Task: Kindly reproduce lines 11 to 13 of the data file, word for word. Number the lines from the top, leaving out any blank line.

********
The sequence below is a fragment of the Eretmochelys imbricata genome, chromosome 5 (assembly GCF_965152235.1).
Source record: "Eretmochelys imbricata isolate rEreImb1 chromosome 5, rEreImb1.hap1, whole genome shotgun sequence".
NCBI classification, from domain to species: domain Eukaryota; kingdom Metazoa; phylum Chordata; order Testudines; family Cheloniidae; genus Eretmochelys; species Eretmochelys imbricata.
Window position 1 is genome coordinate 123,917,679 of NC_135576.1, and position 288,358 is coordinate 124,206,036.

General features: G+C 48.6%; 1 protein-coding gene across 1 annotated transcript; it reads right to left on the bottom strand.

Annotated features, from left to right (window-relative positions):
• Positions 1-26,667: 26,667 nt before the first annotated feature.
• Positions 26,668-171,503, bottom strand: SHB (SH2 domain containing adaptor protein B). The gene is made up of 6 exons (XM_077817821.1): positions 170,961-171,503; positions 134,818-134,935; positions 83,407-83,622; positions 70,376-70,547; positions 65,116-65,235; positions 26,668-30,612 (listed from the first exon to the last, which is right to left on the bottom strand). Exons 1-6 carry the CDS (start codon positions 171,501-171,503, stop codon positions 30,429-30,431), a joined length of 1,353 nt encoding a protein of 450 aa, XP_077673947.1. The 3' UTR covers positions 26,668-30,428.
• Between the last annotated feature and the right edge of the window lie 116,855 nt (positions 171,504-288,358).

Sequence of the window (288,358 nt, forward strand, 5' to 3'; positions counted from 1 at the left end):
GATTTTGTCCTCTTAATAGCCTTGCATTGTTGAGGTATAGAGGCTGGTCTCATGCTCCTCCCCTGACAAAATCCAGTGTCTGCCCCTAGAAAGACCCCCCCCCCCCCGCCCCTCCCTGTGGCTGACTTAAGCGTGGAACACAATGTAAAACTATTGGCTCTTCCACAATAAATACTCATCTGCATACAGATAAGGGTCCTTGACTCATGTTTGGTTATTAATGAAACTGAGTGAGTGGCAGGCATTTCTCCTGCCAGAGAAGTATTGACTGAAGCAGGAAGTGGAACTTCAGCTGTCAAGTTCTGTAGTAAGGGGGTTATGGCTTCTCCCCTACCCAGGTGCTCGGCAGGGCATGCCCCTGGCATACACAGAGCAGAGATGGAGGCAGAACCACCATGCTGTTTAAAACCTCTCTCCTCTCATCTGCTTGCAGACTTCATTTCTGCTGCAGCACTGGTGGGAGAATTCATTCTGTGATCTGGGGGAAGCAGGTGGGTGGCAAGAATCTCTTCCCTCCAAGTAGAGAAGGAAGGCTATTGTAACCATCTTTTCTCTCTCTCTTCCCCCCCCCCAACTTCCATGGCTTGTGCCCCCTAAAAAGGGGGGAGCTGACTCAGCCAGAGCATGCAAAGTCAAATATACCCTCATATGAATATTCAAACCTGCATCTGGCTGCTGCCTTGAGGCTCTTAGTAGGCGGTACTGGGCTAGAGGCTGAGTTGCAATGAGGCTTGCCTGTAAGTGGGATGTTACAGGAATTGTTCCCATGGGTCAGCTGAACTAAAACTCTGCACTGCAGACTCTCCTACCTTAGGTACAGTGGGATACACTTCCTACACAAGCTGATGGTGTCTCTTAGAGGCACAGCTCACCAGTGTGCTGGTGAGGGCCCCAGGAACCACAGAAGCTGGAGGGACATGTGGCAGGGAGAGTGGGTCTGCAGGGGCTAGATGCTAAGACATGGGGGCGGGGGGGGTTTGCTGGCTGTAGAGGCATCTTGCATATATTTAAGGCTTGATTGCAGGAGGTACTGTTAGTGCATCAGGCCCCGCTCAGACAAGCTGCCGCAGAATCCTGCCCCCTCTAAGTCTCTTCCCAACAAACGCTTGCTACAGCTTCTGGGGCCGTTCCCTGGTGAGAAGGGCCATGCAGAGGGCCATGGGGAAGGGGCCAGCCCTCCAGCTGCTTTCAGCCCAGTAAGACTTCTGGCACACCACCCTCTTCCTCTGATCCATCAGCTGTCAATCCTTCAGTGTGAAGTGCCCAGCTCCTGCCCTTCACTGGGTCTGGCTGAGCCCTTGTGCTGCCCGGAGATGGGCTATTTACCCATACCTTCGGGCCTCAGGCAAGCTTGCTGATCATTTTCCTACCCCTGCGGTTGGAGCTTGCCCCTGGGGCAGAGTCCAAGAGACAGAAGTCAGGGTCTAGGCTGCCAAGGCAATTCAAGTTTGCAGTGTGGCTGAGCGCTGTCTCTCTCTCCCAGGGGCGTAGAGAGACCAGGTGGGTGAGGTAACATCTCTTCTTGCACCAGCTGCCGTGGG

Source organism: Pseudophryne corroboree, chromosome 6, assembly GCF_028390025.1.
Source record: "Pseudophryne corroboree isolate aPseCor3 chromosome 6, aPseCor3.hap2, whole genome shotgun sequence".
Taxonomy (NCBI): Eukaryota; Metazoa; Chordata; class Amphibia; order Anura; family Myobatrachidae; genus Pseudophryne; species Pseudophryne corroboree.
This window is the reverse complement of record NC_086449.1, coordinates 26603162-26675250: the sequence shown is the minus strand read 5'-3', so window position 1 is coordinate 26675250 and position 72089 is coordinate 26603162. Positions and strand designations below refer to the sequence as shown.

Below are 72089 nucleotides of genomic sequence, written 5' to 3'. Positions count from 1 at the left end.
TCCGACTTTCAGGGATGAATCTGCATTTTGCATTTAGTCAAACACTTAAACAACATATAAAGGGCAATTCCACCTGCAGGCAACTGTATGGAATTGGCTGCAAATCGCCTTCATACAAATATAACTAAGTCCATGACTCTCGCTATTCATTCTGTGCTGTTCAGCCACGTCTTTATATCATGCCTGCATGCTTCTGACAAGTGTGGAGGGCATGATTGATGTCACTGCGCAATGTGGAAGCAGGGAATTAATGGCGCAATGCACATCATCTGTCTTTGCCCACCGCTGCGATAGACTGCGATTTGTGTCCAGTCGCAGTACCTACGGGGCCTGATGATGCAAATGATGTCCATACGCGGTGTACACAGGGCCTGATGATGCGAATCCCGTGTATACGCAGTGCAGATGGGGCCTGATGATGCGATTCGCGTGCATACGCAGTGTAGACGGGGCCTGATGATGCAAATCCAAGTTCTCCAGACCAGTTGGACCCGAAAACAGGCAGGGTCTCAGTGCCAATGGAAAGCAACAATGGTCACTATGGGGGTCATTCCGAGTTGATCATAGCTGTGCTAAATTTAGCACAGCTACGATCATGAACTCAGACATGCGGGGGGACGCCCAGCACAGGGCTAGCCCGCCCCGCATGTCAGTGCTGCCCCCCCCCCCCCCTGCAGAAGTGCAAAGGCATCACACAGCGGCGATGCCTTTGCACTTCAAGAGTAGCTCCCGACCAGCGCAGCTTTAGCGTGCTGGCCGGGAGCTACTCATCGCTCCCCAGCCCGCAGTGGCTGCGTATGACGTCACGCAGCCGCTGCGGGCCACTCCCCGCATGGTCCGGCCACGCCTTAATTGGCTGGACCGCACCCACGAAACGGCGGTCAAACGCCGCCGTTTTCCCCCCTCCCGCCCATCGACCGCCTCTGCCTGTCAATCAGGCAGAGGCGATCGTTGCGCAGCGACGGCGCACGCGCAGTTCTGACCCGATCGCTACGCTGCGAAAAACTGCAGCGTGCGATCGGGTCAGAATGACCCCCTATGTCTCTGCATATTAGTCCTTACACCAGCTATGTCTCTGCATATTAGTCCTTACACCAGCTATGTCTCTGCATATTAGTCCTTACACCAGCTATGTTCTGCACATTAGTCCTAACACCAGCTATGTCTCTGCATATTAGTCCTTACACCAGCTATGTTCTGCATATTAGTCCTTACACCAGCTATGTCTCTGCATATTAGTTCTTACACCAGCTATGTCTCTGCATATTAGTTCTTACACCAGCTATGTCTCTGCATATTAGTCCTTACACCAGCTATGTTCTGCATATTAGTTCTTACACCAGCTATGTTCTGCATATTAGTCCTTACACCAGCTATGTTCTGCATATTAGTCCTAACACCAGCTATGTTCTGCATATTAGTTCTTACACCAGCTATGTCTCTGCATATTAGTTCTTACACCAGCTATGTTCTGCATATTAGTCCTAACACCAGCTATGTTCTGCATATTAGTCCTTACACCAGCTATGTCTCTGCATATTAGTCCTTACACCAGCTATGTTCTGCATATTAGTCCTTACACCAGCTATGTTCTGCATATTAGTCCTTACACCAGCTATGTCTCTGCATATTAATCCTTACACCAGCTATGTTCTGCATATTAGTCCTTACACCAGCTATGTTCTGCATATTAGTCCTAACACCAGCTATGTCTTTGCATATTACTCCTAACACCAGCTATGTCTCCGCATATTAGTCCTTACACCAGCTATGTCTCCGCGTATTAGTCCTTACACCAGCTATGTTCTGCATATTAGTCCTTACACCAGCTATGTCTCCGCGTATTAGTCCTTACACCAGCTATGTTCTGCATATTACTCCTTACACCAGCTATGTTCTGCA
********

GATTTTGTCCTCTTAATAGCCTTGCATTGTTGAGGTATAGAGGCTGGTCTCATGCTCCTCCCCTGACAAAATCCAGTGTCTGCCCCTAGAAAGACCCCCCCCCCCCCGCCCCTCCCTGTGGCTGACTTAAGCGTGGAACACAATGTAAAACTATTGGCTCTTCCACAATAAATACTCATCTGCATACAGATAAGGGTCCTTGACTCATGTTTGGTTATTAATGAAACTGAGTGAGTGGCAGGCATTTCTCCTGCCAGAGAAGTATTGACTGAAGCAGGAAGTGGAACTTCAGCTGTCAAGTTCTGTAGTAAGGGGGTTATGGCTTCTCCCCTACCCAGGTGCTCGGCAGGGCATGCCCCTGGCATACACAGAGCAGAGATGGAGGCAGAACCACCATGCTGTTTAAAACCTCTCTCCTCTCATCTGCTTGCAGACTTCATTTCTGCTGCAGCACTGGTGGGAGAATTCATTCTGTGATCTGGGGGAAGCAGGTGGGTGGCAAGAATCTCTTCCCTCCAAGTAGAGAAGGAAGGCTATTGTAACCATCTTTTCTCTCTCTCTTCCCCCCCCCCAACTTCCATGGCTTGTGCCCCCTAAAAAGGGGGGAGCTGACTCAGCCAGAGCATGCAAAGTCAAATATACCCTCATATGAATATTCAAACCTGCATCTGGCTGCTGCCTTGAGGCTCTTAGTAGGCGGTACTGGGCTAGAGGCTGAGTTGCAATGAGGCTTGCCTGTAAGTGGGATGTTACAGGAATTGTTCCCATGGGTCAGCTGAACTAAAACTCTGCACTGCAGACTCTCCTACCTTAGGTACAGTGGGATACACTTCCTACACAAGCTGATGGTGTCTCTTAGAGGCACAGCTCACCAGTGTGCTGGTGAGGGCCCCAGGAACCACAGAAGCTGGAGGGACATGTGGCAGGGAGAGTGGGTCTGCAGGGGCTAGATGCTAAGACATGGGGGCGGGGGGGGTTTGCTGGCTGTAGAGGCATCTTGCATATATTTAAGGCTTGATTGCAGGAGGTACTGTTAGTGCATCAGGCCCCGCTCAGACAAGCTGCCGCAGAATCCTGCCCCCTCTAAGTCTCTTCCCAACAAACGCTTGCTACAGCTTCTGGGGCCGTTCCCTGGTGAGAAGGGCCATGCAGAGGGCCATGGGGAAGGGGCCAGCCCTCCAGCTGCTTTCAGCCCAGTAAGACTTCTGGCACACCACCCTCTTCCTCTGATCCATCAGCTGTCAATCCTTCAGTGTGAAGTGCCCAGCTCCTGCCCTTCACTGGGTCTGGCTGAGCCCTTGTGCTGCCCGGAGATGGGCTATTTACCCATACCTTCGGGCCTCAGGCAAGCTTGCTGATCATTTTCCTACCCCTGCGGTTGGAGCTTGCCCCTGGGGCAGAGTCCAAGAGACAGAAGTCAGGGTCTAGGCTGCCAAGGCAATTCAAGTTTGCAGTGTGGCTGAGCGCTGTCTCTCTCTCCCAGGGGCGTAGAGAGACCAGGTGGGTGAGGTAACATCTCTTCTTGCACCAGCTGCCGTGGG

Source organism: Pseudophryne corroboree, chromosome 6, assembly GCF_028390025.1.
Source record: "Pseudophryne corroboree isolate aPseCor3 chromosome 6, aPseCor3.hap2, whole genome shotgun sequence".